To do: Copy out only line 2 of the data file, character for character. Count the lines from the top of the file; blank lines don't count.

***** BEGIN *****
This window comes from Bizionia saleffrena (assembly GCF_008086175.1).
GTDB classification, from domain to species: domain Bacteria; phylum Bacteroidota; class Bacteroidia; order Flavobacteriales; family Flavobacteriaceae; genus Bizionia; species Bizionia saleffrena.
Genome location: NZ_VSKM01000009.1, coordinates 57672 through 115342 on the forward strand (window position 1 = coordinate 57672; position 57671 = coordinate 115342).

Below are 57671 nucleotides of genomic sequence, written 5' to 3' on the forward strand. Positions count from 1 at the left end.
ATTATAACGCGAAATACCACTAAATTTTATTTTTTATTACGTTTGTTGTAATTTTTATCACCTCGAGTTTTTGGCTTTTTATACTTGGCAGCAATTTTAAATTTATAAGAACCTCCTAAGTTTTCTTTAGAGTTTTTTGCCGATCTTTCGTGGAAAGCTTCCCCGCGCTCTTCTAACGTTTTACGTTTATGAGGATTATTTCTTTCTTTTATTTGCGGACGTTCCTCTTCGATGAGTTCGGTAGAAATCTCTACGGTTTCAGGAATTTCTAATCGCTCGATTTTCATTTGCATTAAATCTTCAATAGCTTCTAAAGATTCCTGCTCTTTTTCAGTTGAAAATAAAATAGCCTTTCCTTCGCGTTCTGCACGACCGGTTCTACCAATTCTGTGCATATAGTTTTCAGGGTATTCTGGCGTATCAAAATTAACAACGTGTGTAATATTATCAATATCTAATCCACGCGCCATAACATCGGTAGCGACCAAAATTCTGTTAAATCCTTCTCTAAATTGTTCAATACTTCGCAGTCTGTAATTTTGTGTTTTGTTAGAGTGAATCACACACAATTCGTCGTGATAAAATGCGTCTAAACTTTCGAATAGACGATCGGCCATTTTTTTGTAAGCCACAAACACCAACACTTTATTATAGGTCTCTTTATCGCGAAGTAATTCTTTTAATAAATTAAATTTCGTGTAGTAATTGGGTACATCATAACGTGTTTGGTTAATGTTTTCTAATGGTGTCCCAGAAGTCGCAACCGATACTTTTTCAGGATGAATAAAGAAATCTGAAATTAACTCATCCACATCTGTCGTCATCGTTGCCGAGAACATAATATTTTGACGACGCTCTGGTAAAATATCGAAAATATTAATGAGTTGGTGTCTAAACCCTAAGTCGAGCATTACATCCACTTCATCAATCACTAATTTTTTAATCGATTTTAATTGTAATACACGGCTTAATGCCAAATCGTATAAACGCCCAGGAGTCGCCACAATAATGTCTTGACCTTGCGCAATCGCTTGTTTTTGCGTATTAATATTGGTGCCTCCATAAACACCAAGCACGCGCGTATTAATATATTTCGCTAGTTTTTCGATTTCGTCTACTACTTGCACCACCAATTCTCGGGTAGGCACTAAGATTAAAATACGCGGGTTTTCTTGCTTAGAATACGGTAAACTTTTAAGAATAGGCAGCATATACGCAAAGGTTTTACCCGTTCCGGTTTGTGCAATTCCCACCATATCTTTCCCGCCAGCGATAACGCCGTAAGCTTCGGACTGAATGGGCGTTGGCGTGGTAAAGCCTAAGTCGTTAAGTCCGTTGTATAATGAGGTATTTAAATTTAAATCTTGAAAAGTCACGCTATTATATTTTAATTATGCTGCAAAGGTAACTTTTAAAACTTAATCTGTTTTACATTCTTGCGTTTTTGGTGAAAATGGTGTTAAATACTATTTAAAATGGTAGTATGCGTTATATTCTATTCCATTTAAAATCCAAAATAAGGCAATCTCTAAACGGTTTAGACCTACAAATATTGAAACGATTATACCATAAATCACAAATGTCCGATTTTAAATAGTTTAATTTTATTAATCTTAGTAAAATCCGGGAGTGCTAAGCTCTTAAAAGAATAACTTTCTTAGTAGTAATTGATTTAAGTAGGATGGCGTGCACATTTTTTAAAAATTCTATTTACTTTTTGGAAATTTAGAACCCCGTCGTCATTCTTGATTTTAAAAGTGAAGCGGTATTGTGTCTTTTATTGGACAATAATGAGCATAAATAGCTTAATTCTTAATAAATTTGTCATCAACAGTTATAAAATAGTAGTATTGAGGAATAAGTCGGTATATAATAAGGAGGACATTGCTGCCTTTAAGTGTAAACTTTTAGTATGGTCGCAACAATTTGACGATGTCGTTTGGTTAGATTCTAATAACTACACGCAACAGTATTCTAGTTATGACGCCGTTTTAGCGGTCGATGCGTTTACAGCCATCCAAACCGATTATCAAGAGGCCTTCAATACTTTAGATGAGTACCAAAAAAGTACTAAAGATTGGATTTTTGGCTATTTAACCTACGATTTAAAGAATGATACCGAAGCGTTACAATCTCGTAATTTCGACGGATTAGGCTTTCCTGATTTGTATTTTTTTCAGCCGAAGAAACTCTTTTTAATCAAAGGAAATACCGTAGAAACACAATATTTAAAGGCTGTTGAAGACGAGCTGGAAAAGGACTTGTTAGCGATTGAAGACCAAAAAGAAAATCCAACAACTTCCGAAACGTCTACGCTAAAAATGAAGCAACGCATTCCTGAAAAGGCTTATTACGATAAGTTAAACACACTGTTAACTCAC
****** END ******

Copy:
GTDB classification, from domain to species: domain Bacteria; phylum Bacteroidota; class Bacteroidia; order Flavobacteriales; family Flavobacteriaceae; genus Bizionia; species Bizionia saleffrena.